- Associated Press - Thursday, April 24, 2014

ALBUQUERQUE, N.M. (AP) - A federal judge dealt a potential setback Thursday to a defense strategy of Gov. Susana Martinez’s former campaign manager, who is charged with hijacking the campaign’s email system after Martinez took office.

U.S. District Judge William Johnson denied requests by Jamie Estrada’s attorneys to force the prosecution to provide information regarding the Martinez administration’s awarding of a lease that allowed a larger casino at the state fairgrounds.

The judge said Estrada’s request involved “largely irrelevant material.”

Estrada’s lawyer, Zachary Ives, didn’t immediately respond to telephone and email requests for comment.

The judge also rejected Estrada’s request for information about the reactions of the governor and her staff related to hijacked email that was publicly leaked by administration critics. Johnson called it a “novel theory” that the information could be material to Estrada’s guilt or innocence.

Estrada has pleaded not guilty to charges of intercepting email in the campaign account and making false statements to federal investigators. Jury selection for his trial is scheduled to start July 15.

In making a pretrial request for documents and other information, Estrada’s lawyers contended that Martinez and her allies pressed for the federal prosecution of Estrada to deflect attention from possible corruption in the handling of the fairgrounds casino deal and minimize any political fallout for the governor, who is a rising star in national GOP circles.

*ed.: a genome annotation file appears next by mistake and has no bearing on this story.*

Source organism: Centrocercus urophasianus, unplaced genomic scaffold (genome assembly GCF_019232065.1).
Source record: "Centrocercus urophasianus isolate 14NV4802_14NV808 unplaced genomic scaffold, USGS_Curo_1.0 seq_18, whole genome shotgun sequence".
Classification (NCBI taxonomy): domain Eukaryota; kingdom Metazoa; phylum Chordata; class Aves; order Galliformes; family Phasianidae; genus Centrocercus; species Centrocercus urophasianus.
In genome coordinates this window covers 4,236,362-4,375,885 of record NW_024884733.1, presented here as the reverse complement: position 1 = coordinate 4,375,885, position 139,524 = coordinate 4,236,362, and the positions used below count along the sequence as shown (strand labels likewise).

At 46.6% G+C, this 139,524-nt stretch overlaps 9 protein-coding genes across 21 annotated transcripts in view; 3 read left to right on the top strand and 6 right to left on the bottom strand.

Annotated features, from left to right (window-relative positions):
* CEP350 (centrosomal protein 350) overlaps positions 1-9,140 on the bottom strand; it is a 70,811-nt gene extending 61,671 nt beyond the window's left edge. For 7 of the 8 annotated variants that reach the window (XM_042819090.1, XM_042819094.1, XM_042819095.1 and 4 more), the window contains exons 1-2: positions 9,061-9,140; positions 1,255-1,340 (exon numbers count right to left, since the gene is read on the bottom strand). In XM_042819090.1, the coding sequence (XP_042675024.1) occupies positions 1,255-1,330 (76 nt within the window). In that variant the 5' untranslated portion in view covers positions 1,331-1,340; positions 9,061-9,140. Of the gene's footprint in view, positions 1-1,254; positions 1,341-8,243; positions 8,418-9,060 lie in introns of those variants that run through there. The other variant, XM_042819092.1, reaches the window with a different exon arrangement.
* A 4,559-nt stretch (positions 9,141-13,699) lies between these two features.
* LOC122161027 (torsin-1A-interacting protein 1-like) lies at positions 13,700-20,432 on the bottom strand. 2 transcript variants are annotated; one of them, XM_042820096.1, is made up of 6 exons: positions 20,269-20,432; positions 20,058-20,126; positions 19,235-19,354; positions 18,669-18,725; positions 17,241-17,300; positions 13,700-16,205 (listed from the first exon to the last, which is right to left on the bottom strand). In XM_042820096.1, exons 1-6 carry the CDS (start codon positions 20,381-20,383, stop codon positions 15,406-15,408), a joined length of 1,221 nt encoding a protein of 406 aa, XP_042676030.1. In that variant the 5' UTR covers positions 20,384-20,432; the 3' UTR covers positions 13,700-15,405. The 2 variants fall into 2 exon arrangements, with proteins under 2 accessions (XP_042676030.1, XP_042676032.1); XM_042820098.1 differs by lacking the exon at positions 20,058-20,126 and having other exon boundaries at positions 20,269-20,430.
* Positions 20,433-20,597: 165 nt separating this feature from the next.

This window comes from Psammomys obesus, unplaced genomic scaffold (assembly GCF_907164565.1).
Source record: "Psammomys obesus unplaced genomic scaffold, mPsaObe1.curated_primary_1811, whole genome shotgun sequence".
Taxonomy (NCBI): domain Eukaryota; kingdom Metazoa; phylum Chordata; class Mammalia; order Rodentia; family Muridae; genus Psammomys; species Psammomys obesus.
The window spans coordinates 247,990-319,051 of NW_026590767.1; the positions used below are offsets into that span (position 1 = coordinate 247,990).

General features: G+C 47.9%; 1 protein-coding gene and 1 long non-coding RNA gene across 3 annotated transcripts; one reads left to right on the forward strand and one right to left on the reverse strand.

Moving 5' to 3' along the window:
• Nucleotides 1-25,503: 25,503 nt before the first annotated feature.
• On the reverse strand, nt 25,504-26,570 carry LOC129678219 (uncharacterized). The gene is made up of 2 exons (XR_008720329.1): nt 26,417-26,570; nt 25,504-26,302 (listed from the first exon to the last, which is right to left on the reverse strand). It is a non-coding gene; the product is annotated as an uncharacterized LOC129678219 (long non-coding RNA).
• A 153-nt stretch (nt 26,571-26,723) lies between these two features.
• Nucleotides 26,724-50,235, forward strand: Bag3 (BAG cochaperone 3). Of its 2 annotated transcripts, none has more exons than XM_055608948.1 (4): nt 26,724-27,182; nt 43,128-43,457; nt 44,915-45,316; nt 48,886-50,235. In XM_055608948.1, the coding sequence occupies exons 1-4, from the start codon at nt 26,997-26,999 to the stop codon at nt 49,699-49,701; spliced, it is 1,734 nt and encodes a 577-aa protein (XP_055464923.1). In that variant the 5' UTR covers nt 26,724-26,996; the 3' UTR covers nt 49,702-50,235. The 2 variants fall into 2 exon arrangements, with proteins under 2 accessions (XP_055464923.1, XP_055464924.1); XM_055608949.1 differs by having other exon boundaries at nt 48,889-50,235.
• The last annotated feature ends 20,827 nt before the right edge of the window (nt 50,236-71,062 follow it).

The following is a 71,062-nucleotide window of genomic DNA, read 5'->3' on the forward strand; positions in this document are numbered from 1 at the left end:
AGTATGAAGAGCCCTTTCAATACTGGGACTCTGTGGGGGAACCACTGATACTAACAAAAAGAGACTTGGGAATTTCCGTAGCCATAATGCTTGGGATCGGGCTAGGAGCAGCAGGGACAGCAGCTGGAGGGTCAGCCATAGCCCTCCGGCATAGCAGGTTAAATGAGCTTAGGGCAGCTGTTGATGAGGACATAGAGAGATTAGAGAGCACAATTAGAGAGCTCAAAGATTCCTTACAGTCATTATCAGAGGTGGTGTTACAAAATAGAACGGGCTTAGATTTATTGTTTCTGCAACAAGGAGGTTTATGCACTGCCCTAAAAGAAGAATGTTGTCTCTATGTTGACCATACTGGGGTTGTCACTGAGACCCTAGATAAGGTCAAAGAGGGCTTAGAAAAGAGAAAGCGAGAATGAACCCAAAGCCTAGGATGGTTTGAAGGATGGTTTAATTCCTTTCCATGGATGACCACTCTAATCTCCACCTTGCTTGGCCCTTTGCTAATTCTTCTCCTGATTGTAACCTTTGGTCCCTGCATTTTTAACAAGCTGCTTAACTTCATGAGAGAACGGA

The reactions of the governor and her aides to leaked email, according to Estrada’s lawyers, would reveal their “true motives” in pushing for the prosecution.

But the judge called it “absurd” that Martinez had any control over bringing charges against Estrada, particularly because she’s a Republican and the U.S. Justice Department is part of Democratic President Barack Obama’s administration.

The judge also said the court “has no interest in devoting time and resources on matters that are neither relevant nor material to the conduct charged in the indictment.”

Prosecutors, in opposing Estrada’s request for information, had contended that Estrada’s defense was trying to transform the case into a “a sideshow of political grandstanding and mudslinging in an effort to inflame, distract or confuse the jury about his factual guilt or innocence.”

Estrada briefly served as campaign manager in 2009 as Martinez was starting her bid for governor. An FBI affidavit in the case says Estrada was fired, but he maintains that he left the campaign to run for a seat on the Public Regulation Commission. Martinez was elected in 2010.

Critics of the fairgrounds lease have questioned whether political contributions by track owners influenced the deal. But Martinez aides have repeatedly said the contributions didn’t play any role in awarding a 25-year lease to the Downs at Albuquerque, which has long operated a horse-racing track and casino at the fairgrounds.

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